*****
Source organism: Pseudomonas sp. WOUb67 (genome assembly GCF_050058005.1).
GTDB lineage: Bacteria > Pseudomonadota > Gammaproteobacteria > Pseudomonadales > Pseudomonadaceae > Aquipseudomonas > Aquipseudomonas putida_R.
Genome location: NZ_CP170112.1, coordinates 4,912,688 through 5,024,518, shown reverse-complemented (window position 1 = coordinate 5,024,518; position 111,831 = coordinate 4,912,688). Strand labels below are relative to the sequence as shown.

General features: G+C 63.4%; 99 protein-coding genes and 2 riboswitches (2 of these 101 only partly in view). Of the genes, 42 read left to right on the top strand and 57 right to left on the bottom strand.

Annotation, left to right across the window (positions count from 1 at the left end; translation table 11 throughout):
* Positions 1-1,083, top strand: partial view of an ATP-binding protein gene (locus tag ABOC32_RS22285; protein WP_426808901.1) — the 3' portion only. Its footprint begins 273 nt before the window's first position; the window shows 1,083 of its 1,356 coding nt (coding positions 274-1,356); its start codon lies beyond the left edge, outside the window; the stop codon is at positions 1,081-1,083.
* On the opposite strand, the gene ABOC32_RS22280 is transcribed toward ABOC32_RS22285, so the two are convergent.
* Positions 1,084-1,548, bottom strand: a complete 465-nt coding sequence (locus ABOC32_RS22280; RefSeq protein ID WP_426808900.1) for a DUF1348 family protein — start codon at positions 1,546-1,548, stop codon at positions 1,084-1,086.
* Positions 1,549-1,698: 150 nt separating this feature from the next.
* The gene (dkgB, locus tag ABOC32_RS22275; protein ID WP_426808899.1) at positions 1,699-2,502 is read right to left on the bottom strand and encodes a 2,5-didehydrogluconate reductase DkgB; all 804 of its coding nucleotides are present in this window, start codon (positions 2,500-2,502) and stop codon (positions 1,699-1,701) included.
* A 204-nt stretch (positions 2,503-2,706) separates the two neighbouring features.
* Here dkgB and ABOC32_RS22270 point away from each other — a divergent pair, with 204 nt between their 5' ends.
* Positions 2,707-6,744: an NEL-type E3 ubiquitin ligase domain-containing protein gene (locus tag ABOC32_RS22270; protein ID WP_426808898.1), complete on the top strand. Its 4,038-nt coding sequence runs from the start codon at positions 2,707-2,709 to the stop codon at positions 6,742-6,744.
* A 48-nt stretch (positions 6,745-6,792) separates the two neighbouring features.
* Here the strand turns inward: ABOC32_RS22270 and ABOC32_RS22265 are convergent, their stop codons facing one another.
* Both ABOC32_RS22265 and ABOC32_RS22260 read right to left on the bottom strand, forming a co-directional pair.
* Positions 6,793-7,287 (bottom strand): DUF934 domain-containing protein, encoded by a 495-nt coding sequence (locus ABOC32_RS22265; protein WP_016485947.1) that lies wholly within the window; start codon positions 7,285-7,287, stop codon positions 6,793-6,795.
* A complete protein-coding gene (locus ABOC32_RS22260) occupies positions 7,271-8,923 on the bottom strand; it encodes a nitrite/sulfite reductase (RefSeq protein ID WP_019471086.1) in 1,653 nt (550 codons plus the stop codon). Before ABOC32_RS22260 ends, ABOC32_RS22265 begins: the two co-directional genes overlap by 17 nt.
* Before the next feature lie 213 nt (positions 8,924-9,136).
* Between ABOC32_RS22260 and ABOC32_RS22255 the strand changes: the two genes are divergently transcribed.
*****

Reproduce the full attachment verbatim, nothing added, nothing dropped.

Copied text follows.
Source organism: Pseudomonas sp. WOUb67 (genome assembly GCF_050058005.1).
GTDB lineage: Bacteria > Pseudomonadota > Gammaproteobacteria > Pseudomonadales > Pseudomonadaceae > Aquipseudomonas > Aquipseudomonas putida_R.
Genome location: NZ_CP170112.1, coordinates 4,912,688 through 5,024,518, shown reverse-complemented (window position 1 = coordinate 5,024,518; position 111,831 = coordinate 4,912,688). Strand labels below are relative to the sequence as shown.

General features: G+C 63.4%; 99 protein-coding genes and 2 riboswitches (2 of these 101 only partly in view). Of the genes, 42 read left to right on the top strand and 57 right to left on the bottom strand.

Annotation, left to right across the window (positions count from 1 at the left end; translation table 11 throughout):
* Positions 1-1,083, top strand: partial view of an ATP-binding protein gene (locus tag ABOC32_RS22285; protein WP_426808901.1) — the 3' portion only. Its footprint begins 273 nt before the window's first position; the window shows 1,083 of its 1,356 coding nt (coding positions 274-1,356); its start codon lies beyond the left edge, outside the window; the stop codon is at positions 1,081-1,083.
* On the opposite strand, the gene ABOC32_RS22280 is transcribed toward ABOC32_RS22285, so the two are convergent.
* Positions 1,084-1,548, bottom strand: a complete 465-nt coding sequence (locus ABOC32_RS22280; RefSeq protein ID WP_426808900.1) for a DUF1348 family protein — start codon at positions 1,546-1,548, stop codon at positions 1,084-1,086.
* Positions 1,549-1,698: 150 nt separating this feature from the next.
* The gene (dkgB, locus tag ABOC32_RS22275; protein ID WP_426808899.1) at positions 1,699-2,502 is read right to left on the bottom strand and encodes a 2,5-didehydrogluconate reductase DkgB; all 804 of its coding nucleotides are present in this window, start codon (positions 2,500-2,502) and stop codon (positions 1,699-1,701) included.
* A 204-nt stretch (positions 2,503-2,706) separates the two neighbouring features.
* Here dkgB and ABOC32_RS22270 point away from each other — a divergent pair, with 204 nt between their 5' ends.
* Positions 2,707-6,744: an NEL-type E3 ubiquitin ligase domain-containing protein gene (locus tag ABOC32_RS22270; protein ID WP_426808898.1), complete on the top strand. Its 4,038-nt coding sequence runs from the start codon at positions 2,707-2,709 to the stop codon at positions 6,742-6,744.
* A 48-nt stretch (positions 6,745-6,792) separates the two neighbouring features.
* Here the strand turns inward: ABOC32_RS22270 and ABOC32_RS22265 are convergent, their stop codons facing one another.
* Both ABOC32_RS22265 and ABOC32_RS22260 read right to left on the bottom strand, forming a co-directional pair.
* Positions 6,793-7,287 (bottom strand): DUF934 domain-containing protein, encoded by a 495-nt coding sequence (locus ABOC32_RS22265; protein WP_016485947.1) that lies wholly within the window; start codon positions 7,285-7,287, stop codon positions 6,793-6,795.
* A complete protein-coding gene (locus ABOC32_RS22260) occupies positions 7,271-8,923 on the bottom strand; it encodes a nitrite/sulfite reductase (RefSeq protein ID WP_019471086.1) in 1,653 nt (550 codons plus the stop codon). Before ABOC32_RS22260 ends, ABOC32_RS22265 begins: the two co-directional genes overlap by 17 nt.
* Before the next feature lie 213 nt (positions 8,924-9,136).
* Between ABOC32_RS22260 and ABOC32_RS22255 the strand changes: the two genes are divergently transcribed.